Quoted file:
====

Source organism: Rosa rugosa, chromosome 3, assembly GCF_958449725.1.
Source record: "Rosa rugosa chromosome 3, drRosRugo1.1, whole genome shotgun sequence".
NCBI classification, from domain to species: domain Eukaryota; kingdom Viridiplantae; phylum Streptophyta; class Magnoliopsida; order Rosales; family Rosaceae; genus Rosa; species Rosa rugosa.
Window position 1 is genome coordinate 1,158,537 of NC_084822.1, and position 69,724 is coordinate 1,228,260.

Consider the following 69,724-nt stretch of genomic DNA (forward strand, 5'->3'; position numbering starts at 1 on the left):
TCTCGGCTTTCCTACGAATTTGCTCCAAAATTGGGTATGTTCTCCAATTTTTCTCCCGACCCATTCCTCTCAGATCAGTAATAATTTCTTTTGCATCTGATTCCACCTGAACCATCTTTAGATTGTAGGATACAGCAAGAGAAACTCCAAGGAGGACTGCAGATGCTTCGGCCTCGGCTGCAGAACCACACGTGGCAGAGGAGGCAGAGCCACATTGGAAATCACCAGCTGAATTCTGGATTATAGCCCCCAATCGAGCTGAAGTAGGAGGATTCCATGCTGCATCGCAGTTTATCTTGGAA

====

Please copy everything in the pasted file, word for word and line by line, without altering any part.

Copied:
Source organism: Rosa rugosa, chromosome 3, assembly GCF_958449725.1.
Source record: "Rosa rugosa chromosome 3, drRosRugo1.1, whole genome shotgun sequence".
NCBI classification, from domain to species: domain Eukaryota; kingdom Viridiplantae; phylum Streptophyta; class Magnoliopsida; order Rosales; family Rosaceae; genus Rosa; species Rosa rugosa.
Window position 1 is genome coordinate 1,158,537 of NC_084822.1, and position 69,724 is coordinate 1,228,260.

Consider the following 69,724-nt stretch of genomic DNA (forward strand, 5'->3'; position numbering starts at 1 on the left):
TCTCGGCTTTCCTACGAATTTGCTCCAAAATTGGGTATGTTCTCCAATTTTTCTCCCGACCCATTCCTCTCAGATCAGTAATAATTTCTTTTGCATCTGATTCCACCTGAACCATCTTTAGATTGTAGGATACAGCAAGAGAAACTCCAAGGAGGACTGCAGATGCTTCGGCCTCGGCTGCAGAACCACACGTGGCAGAGGAGGCAGAGCCACATTGGAAATCACCAGCTGAATTCTGGATTATAGCCCCCAATCGAGCTGAAGTAGGAGGATTCCATGCTGCATCGCAGTTTATCTTGGAA